William Davenant


William Davenant

Sir William Davenant (baptised 3 March, 1606 – April 7, 1668), also spelled D'Avenant, was an English poet and playwright. Along with Thomas Killigrew, Davenant was one of the rare figures in English Renaissance theatre whose career spanned both the Caroline and Restoration eras, and who was active both before and after the English Civil War and the Interregnum.

Biography

Davenant is believed to have been born in late February, 1606 in Oxford, the son of Jane Shepherd Davenant and John Davenant, proprietor of the Crown Tavern (or Crown Inn) and mayor of Oxford. He was baptised on 3 March, his godfather being William Shakespeare, who had stayed frequently at the Crown during his travels between London and Stratford-upon-Avon. It was even rumored that he was the Bard's biological son as well. However, it seems that this rumor stemmed from a comment attributed to Davenant by Samuel Butler: "It seemed to him [Davenant] that he writ with the very same spirit that Shakespeare [did] , and seemed content enough to be called his son."

He attended Lincoln College, Oxford, for a while in about 1620, but left before gaining any degree.

Following the death of Ben Jonson in 1637, Davenant was named Poet Laureate in 1638. He was a supporter of King Charles I in the English Civil War. In 1641, he was declared guilty of high treason but was, ironically, knighted two years later by the king following the battle of Gloucester. He was then appointed Emissary to France in 1645 and treasurer of the colony of Virginia in 1649 by Charles II. The following year, he was made lieutenant governor of Maryland, but was captured at sea, imprisoned, and sentenced to death. He spent all of 1651 in the Tower of London, where he was imprisoned at the time "Gondibert" was written. Having been released in 1652, he was only pardoned in 1654. In order to avoid the strict laws of censorship in force in all public places at the time, he turned a room of his home, Rutland House, into a private theatre where his works, and that of others considered seditious, could be performed. A performance of his "The Siege of Rhodes" at Rutland House in 1656 is considered to be the first performance of an English opera, and also included England's first known professional actress, Mrs. Coleman. [http://www.gutenberg.org/dirs/4/1/2/4126/4126.txt]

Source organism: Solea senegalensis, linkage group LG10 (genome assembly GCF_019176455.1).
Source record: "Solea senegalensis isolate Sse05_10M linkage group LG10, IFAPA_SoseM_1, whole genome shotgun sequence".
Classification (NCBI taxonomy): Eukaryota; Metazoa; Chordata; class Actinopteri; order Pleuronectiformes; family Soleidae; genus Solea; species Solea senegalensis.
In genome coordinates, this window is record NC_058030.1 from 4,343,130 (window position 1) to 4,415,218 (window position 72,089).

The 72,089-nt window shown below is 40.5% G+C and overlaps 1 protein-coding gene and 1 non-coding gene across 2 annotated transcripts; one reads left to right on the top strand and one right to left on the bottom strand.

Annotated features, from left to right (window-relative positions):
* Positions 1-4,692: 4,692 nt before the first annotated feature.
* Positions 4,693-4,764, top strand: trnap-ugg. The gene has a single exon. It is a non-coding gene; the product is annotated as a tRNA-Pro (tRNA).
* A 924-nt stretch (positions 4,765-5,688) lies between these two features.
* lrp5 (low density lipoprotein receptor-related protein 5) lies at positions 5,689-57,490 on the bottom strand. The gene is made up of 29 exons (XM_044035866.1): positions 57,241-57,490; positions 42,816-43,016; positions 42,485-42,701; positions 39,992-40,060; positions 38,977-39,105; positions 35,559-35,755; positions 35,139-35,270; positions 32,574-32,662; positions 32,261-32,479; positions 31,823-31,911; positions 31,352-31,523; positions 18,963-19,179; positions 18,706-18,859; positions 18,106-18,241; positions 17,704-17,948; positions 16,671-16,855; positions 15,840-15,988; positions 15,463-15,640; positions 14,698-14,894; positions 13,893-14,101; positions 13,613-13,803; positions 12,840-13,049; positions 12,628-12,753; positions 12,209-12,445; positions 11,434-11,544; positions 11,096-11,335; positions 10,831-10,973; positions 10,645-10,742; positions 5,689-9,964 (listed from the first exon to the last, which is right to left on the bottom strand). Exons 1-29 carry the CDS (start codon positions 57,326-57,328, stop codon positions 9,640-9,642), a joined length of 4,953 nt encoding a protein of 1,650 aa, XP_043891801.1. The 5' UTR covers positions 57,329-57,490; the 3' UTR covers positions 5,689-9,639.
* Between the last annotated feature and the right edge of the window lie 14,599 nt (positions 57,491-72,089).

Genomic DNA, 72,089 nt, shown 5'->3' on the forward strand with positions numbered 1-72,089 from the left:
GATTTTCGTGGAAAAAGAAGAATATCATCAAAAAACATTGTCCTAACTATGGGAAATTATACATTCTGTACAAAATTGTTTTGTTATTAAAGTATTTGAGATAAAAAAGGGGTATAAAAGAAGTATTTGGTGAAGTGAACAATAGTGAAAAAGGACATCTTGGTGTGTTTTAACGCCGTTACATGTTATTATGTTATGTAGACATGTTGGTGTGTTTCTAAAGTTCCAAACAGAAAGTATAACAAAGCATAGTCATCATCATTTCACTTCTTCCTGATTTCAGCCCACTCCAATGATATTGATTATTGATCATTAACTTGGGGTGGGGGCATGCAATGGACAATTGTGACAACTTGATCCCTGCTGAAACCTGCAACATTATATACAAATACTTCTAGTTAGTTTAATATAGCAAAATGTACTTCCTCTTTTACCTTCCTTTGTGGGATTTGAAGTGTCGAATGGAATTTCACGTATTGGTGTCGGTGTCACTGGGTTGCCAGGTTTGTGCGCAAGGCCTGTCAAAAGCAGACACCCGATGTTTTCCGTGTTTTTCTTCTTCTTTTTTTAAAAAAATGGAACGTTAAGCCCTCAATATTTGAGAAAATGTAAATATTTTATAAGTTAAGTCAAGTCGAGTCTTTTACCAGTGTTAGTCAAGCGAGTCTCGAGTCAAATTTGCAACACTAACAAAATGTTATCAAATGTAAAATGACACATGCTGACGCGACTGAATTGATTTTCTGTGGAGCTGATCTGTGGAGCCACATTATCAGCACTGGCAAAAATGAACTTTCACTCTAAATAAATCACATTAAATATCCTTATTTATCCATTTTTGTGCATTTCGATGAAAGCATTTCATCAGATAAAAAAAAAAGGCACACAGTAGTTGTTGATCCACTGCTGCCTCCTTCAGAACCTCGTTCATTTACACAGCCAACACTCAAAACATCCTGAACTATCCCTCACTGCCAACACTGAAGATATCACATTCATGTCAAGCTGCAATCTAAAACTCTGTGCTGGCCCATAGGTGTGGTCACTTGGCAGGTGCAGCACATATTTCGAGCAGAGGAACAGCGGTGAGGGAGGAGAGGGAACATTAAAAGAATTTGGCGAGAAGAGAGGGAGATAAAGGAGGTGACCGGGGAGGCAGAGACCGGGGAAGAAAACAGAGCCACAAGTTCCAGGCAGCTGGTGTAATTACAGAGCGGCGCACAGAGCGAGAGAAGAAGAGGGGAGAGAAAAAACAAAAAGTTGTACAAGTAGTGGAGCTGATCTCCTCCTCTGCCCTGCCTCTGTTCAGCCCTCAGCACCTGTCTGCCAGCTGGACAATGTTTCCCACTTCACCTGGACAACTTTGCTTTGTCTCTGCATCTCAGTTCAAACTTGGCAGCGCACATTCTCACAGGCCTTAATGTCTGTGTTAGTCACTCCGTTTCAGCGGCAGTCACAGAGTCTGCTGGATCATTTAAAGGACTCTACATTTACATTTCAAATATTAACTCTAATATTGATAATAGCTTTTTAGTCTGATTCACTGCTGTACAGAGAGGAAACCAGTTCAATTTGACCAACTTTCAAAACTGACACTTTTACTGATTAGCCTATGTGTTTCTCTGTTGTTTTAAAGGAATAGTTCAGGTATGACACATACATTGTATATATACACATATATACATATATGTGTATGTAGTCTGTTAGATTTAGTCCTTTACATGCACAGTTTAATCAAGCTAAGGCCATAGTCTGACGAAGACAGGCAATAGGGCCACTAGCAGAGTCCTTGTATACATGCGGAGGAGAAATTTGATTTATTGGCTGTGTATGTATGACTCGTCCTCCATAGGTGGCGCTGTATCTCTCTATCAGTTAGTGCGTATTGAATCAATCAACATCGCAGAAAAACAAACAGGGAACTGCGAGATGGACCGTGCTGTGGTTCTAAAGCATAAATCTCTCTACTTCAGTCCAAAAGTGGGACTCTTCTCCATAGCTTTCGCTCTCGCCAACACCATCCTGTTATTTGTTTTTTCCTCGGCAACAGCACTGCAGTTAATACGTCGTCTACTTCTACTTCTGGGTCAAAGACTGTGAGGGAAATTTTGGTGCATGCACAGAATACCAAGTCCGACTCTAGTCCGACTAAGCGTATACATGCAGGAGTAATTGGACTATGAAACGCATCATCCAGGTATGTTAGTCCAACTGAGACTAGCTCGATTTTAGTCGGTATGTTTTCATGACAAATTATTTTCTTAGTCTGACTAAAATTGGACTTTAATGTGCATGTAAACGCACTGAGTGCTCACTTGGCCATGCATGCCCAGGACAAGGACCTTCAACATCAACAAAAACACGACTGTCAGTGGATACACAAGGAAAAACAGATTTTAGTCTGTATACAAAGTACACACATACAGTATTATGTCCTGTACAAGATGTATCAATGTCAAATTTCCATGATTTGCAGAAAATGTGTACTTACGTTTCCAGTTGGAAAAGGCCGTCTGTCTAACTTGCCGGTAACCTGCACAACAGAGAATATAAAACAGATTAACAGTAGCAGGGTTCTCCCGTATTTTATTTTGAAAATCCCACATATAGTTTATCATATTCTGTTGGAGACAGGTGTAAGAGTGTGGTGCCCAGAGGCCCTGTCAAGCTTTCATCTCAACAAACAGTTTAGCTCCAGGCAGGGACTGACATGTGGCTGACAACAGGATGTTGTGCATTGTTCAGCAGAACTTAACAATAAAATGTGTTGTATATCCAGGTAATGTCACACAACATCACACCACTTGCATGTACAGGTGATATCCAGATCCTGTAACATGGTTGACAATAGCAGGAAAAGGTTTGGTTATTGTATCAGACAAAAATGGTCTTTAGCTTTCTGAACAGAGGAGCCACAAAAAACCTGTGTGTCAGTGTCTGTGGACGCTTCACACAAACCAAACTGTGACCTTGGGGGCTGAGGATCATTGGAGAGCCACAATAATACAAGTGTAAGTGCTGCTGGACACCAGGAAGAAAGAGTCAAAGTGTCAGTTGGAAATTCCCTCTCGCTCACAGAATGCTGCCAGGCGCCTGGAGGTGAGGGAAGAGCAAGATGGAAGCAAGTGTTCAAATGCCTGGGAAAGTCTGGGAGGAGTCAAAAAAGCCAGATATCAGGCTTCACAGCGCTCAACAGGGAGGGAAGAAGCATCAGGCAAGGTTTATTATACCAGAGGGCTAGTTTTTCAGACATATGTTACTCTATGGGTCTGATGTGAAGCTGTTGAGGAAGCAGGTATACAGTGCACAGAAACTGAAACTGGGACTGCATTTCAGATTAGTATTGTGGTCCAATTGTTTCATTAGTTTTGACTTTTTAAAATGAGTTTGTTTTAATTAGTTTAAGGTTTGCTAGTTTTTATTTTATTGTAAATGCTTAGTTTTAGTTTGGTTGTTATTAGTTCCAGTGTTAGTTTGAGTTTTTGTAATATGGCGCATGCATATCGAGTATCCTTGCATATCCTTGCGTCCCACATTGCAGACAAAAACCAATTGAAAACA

Davenant once again found himself in legal trouble in 1659, when he was imprisoned for his part in Sir George Booth's uprising at Cheshire. He was released the same year though and fled to France. He had returned to England sometime before the initial production of his adaptation of Shakespeare's "The Tempest", written with John Dryden, who would be named the next Laureate in 1670.

After suffering from syphilis for nearly four decades, he died in London on April 7, 1668, shortly after his final play, "The Man's the Master", was first performed. He is buried in Poets' Corner at Westminster Abbey where the inscription on his tablet reads "O rare Sir William Davenant." It has been noted that the original inscription on Ben Jonson's tablet, which was already removed by the time Davenant died, was "Rare Ben," which was the name Shakespeare supposedly had for Jonson.

Nine of his works, though they were previously licensed or produced in London during his life like all of his plays, were finally published in print posthumously. Several of these were included in "The Works of Sr William D'avenant Kt.", by Henry Herringman in 1673, which was copied from Davenant's own originals.

Works

Epic poems and books of poetry

* "Ieffereidos" (1630)
* "Madagascar, with other Poems" (1638)
* "London, King Charles his Augusta, or, City Royal, of the founders, the names, and oldest honours of that City" (1648)
* "A Discourse upon Gondibert, an heroick poem" (or simply "Gondibert") (1650), which was originally published unfinished, but was published again in 1651 in its final form and included Davenant's "Preface to his most honour’d friend Mr. Hobs" and "The Answer of Mr. Hobbes to Sr Will. D’Avenant’s Preface before Gondibert" by Thomas Hobbes, to whom the book was dedicated; the official second edition in 1653 also contained "Certain Verses, written by severall of the author’s friends"